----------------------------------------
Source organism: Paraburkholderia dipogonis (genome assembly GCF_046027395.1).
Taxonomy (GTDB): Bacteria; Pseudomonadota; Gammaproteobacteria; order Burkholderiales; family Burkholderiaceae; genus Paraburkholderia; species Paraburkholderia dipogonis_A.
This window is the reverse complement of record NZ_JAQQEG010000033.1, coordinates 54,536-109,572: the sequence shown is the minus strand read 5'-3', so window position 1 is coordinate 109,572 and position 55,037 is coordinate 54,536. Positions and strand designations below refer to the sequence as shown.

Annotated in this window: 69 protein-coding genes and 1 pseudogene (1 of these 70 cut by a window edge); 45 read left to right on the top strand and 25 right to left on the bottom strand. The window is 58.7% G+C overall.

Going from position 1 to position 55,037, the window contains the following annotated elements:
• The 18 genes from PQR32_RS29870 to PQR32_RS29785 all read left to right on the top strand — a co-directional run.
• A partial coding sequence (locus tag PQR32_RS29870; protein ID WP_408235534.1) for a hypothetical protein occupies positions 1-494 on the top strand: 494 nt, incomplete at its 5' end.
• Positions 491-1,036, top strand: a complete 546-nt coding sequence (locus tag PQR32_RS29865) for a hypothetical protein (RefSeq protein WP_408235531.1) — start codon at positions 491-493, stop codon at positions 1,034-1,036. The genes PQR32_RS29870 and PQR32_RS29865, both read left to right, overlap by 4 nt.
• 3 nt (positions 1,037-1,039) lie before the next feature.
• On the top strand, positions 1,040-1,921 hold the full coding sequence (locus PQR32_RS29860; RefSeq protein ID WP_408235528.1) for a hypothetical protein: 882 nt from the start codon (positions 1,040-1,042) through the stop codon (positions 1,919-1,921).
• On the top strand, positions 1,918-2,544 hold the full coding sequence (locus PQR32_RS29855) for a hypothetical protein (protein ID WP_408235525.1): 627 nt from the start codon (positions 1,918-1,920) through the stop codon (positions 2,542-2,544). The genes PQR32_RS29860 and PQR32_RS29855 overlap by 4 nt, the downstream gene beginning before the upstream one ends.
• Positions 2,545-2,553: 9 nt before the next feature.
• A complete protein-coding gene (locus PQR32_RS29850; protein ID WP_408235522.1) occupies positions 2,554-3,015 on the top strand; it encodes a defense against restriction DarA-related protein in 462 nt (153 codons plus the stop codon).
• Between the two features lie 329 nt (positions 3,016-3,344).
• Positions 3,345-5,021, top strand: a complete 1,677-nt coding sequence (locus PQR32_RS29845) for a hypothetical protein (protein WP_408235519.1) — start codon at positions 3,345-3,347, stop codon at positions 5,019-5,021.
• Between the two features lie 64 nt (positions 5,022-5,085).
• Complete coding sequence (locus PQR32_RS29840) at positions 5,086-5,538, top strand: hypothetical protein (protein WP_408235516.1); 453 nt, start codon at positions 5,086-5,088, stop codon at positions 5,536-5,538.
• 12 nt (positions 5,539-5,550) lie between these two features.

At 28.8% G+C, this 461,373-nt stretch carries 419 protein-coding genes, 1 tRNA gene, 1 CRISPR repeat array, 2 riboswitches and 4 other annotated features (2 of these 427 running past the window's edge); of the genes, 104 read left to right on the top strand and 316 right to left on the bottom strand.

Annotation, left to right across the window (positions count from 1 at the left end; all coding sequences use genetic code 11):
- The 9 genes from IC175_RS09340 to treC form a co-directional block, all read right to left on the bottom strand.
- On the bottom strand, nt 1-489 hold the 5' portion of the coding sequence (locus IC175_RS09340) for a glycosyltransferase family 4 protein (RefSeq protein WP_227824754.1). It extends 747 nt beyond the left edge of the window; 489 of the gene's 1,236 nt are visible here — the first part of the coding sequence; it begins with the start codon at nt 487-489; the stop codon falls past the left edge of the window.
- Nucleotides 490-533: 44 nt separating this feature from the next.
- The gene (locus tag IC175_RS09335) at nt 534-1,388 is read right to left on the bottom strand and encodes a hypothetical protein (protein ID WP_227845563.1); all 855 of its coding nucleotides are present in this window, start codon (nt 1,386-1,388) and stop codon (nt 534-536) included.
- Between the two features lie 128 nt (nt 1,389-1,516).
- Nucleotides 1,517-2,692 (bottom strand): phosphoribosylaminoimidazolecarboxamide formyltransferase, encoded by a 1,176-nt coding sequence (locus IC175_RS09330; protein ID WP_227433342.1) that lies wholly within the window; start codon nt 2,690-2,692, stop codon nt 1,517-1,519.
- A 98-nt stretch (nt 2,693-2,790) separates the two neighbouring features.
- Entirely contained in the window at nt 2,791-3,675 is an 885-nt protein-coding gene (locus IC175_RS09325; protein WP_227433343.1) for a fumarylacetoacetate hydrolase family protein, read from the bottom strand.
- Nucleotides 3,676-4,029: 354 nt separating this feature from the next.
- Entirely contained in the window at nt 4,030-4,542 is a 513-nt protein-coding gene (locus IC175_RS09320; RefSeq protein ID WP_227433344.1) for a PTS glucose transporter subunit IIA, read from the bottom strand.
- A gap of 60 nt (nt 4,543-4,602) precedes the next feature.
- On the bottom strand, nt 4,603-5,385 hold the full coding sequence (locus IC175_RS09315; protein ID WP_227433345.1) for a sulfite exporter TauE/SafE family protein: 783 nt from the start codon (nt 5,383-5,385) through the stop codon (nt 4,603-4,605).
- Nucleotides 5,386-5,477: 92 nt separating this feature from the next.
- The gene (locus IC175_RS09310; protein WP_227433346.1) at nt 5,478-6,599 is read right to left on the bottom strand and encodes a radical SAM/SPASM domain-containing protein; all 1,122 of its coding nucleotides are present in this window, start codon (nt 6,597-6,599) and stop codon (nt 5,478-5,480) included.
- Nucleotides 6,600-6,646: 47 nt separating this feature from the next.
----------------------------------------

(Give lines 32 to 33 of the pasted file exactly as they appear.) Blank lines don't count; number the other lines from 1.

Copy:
- On the bottom strand, nt 4,603-5,385 hold the full coding sequence (locus IC175_RS09315; protein ID WP_227433345.1) for a sulfite exporter TauE/SafE family protein: 783 nt from the start codon (nt 5,383-5,385) through the stop codon (nt 4,603-4,605).
- Nucleotides 5,386-5,477: 92 nt separating this feature from the next.